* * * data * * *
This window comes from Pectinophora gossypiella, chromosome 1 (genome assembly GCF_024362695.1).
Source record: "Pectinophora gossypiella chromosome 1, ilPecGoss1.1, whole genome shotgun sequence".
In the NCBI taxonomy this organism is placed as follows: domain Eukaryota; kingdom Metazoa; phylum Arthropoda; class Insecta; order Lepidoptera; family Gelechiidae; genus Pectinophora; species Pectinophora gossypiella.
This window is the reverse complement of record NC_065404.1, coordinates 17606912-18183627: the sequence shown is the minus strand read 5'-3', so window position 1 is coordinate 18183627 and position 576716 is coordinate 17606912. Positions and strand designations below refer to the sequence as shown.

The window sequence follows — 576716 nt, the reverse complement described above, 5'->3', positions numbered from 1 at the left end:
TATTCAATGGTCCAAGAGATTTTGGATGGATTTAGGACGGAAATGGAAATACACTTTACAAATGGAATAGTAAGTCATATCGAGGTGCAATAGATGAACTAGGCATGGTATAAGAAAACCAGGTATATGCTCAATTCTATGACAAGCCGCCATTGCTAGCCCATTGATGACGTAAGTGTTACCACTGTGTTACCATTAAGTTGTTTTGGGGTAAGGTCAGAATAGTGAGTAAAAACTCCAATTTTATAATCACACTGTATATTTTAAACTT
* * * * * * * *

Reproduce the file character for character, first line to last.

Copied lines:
This window comes from Pectinophora gossypiella, chromosome 1 (genome assembly GCF_024362695.1).
Source record: "Pectinophora gossypiella chromosome 1, ilPecGoss1.1, whole genome shotgun sequence".
In the NCBI taxonomy this organism is placed as follows: domain Eukaryota; kingdom Metazoa; phylum Arthropoda; class Insecta; order Lepidoptera; family Gelechiidae; genus Pectinophora; species Pectinophora gossypiella.
This window is the reverse complement of record NC_065404.1, coordinates 17606912-18183627: the sequence shown is the minus strand read 5'-3', so window position 1 is coordinate 18183627 and position 576716 is coordinate 17606912. Positions and strand designations below refer to the sequence as shown.

The window sequence follows — 576716 nt, the reverse complement described above, 5'->3', positions numbered from 1 at the left end:
TATTCAATGGTCCAAGAGATTTTGGATGGATTTAGGACGGAAATGGAAATACACTTTACAAATGGAATAGTAAGTCATATCGAGGTGCAATAGATGAACTAGGCATGGTATAAGAAAACCAGGTATATGCTCAATTCTATGACAAGCCGCCATTGCTAGCCCATTGATGACGTAAGTGTTACCACTGTGTTACCATTAAGTTGTTTTGGGGTAAGGTCAGAATAGTGAGTAAAAACTCCAATTTTATAATCACACTGTATATTTTAAACTT